Tuesday, September 24, 2013

Those kids in Besant Nagar

Eliot's beach: In all it's glory. And dirt.

(This is in reply to this post on Indian Express and will make much more sense if you read that post first. )
Disclaimer: This article is meant to be mostly humor and an alternate viewpoint, no offense to the author of the post I am replying to or any Chennai-ite. Also, I used to be a Chennai-ite myself, and am still unable to call any other city "home". I do not mean to say that Chennai is more unsafe than any other city but I disagree with the fact that it is not unsafe. Nor do I mean that Chennai is worse than any other city, just that there is more to it than the surface.

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Every girl in the world ought to grow up in a city like this, one that doesn't frighten her anymore, because she is too numb by now.
 

For a reason that is obvious to anyone who knows me, I often say that I am from Chennai- because though I didn't always live there and wasn't even born there, I am of this city. I often say that this city belongs to me, though of course real estate agents and politicians will tell you otherwise. I imagine that I always knew these streets, that they were never new to me- which is ridiculous because they were indeed new to me when I was 3 or 4. I imagine that I've never gotten lost, that I always knew where I was going- something even more ridiculous considering I usually stumble when an interviewer asks "Where do you see yourself 5 minutes from now?"

I first came to Chennai when it was Madras (and it always shall be, to me) and I was the youngest 6-month old in the world. Of course, 5-month olds were younger than me. I grew to be young and ridiculous like only little girls can be. And young girls. And women. And men. Strike that out. I think most young people ARE ridiculous anyway. I never lived in a hostel in Madras, but you couldn't tell the difference. I was hidden away with my brother at home, where I had to be back from the playground by 7, even though the playground was visible from our balcony. Where I used to wonder why the auto-driver who dropped my friend to school made unnecessary, uncomfortably prolonged eye contact that somehow made my skin crawl, even at 7. Where my mother would panic about her daughter's safety if I returned 15 minutes late from the nearby stationery store. She never told me why, she never told herself why I guess, but Madras was still part of India.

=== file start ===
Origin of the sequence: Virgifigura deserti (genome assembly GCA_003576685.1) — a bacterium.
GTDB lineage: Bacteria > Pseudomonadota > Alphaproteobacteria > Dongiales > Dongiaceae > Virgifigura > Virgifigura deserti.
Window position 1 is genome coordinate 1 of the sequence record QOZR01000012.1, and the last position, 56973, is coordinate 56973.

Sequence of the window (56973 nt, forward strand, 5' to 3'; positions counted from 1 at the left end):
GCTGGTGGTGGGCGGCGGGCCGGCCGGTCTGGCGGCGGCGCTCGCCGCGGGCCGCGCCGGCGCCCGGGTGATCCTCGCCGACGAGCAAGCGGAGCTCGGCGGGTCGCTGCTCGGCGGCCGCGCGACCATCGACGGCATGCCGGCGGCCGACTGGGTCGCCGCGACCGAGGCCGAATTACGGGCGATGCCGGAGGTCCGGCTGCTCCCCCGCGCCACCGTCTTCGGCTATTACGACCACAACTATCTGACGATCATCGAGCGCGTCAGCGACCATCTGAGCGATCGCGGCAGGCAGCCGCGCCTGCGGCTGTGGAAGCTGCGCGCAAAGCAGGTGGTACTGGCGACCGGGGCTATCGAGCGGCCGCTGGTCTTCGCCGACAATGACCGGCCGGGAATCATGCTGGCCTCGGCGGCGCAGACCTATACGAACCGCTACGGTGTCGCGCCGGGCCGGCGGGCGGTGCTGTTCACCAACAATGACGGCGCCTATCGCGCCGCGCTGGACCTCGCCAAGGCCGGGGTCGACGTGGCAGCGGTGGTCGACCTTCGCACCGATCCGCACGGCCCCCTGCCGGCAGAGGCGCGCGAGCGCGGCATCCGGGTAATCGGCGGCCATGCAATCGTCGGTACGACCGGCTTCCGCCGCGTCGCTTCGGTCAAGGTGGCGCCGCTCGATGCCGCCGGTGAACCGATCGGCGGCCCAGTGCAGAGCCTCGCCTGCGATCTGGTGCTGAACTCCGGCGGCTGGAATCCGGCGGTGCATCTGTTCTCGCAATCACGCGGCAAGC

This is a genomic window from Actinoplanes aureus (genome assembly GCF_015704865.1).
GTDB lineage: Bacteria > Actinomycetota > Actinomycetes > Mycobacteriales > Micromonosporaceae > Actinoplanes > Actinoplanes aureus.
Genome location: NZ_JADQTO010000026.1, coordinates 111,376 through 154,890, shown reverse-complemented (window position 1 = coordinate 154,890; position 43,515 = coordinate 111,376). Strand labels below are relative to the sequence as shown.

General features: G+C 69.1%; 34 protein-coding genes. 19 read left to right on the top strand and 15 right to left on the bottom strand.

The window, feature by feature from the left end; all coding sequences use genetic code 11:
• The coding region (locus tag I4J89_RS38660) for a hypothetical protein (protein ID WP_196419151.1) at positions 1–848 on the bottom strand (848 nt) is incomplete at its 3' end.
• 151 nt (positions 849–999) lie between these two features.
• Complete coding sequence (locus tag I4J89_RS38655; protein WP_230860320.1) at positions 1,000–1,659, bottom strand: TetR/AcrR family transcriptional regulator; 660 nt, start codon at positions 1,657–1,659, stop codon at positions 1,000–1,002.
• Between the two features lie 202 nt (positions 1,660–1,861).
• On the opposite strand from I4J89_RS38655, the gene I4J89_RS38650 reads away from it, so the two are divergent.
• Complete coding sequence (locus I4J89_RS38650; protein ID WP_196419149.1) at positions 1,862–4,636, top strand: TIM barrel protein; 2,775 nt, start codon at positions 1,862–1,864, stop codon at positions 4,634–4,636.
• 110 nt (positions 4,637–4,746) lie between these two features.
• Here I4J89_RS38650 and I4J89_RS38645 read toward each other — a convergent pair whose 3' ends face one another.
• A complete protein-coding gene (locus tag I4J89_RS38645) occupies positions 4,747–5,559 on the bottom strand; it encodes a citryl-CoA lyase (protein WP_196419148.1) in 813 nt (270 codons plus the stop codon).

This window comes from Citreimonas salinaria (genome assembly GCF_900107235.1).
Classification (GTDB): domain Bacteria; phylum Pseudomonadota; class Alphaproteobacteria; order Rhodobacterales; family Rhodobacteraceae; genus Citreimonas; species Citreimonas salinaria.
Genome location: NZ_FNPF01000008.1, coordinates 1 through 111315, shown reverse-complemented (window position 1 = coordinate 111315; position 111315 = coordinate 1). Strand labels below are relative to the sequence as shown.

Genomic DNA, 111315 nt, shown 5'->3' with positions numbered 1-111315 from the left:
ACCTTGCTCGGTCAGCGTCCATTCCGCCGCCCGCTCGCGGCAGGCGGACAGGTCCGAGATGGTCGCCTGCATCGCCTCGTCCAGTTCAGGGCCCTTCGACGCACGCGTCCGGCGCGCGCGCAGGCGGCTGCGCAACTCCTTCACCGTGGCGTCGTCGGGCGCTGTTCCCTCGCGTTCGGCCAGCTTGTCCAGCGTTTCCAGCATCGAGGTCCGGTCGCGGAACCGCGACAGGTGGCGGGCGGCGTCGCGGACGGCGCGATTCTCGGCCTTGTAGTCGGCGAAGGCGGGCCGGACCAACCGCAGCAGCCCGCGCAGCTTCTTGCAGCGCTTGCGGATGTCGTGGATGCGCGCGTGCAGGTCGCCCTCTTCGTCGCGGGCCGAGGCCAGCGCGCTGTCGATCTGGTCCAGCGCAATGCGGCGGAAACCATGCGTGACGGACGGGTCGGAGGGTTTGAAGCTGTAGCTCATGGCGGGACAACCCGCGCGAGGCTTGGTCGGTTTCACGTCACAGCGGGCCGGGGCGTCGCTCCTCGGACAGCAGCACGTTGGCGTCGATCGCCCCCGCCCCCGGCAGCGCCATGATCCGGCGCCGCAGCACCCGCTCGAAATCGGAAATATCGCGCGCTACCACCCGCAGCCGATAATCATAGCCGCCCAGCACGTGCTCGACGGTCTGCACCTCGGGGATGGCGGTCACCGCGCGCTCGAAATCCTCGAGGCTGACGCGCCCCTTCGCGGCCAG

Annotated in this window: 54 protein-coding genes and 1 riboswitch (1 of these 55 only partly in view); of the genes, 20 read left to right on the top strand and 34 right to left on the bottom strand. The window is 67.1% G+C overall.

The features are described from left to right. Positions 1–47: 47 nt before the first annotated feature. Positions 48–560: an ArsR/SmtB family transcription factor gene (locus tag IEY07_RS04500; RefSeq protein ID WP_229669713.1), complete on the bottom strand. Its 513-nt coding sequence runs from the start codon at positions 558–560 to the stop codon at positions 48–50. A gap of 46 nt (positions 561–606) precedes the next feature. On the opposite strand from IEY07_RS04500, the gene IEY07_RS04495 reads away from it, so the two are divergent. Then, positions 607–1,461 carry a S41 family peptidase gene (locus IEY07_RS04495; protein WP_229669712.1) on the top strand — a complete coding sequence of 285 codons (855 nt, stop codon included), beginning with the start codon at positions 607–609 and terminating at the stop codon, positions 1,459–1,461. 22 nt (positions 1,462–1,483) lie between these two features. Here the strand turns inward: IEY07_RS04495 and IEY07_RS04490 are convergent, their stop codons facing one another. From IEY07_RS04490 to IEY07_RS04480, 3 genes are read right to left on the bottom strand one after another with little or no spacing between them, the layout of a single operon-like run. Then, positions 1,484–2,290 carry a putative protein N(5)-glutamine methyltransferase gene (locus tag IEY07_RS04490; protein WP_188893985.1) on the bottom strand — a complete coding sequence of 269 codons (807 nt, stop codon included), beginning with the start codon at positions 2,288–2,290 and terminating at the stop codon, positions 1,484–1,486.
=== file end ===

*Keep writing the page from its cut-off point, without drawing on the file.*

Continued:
My life was mostly between school and home, and then paatu class and home, of course escorted by someone. The one time I travelled the 500 feet between home and paatu class wearing an imported knee-length skirt that some America-settled cousin had gifted, 2 stranger aunties stopped me to advise. And one old lady actually yelled at me for being a bad girl and not following our culture, a phrase I got to hear far too often in later years. I had been 10 then.
I don't know how your friends were decided upon in those days. If you ask me, I'd say with no rhyme or reason. We played hide-and-seek and lock-and-key and paandi and an obscure game called Fruit's cut with people whose names we would forget the next day. And yet, the most unlikely of friendships would spring up between such playmates. With the intricate politics that I then thought only children are capable of.

Girls like me who were nerds and bookworms, girls who weren't. Girls who were the best pick of Antakshari teams, girls who were great at getting tenth-standard-akka-anna gossip. Boys who would pull our pigtails, boys who wouldn't. Boys who we kicked under the bench when they annoyed us, boys who kicked us back. We all became friends. We laughed together and borrowed each others' pen-pencils and boasted about our latest fancy water-bottles, not knowing that these uninhibited conversations would not last forever.
And together we learned about this city. We walked uncertain, in large groups, ran across L.B.Road not holding hands, clung to the handrails as we took the 29C, learned how to not notice what those annas were saying, though we probably would not have understood if we had listened- we just knew they weren't right. We laughed at the girls who put on Peter-accents, and learned to get scandalized about boys and girls talking. Or standing alone. Or looking at each other. We learned to denounce people who drink, people who did "only" an arts degree instead of engineering, pretty much people. We learned that being a vegetarian made you "pure" and that you must always eat well before you visit a relative, especially if they are richer. We learned the infinite acting that adults do- games against people, games against games, vicious hatred beneath benevolent smiles.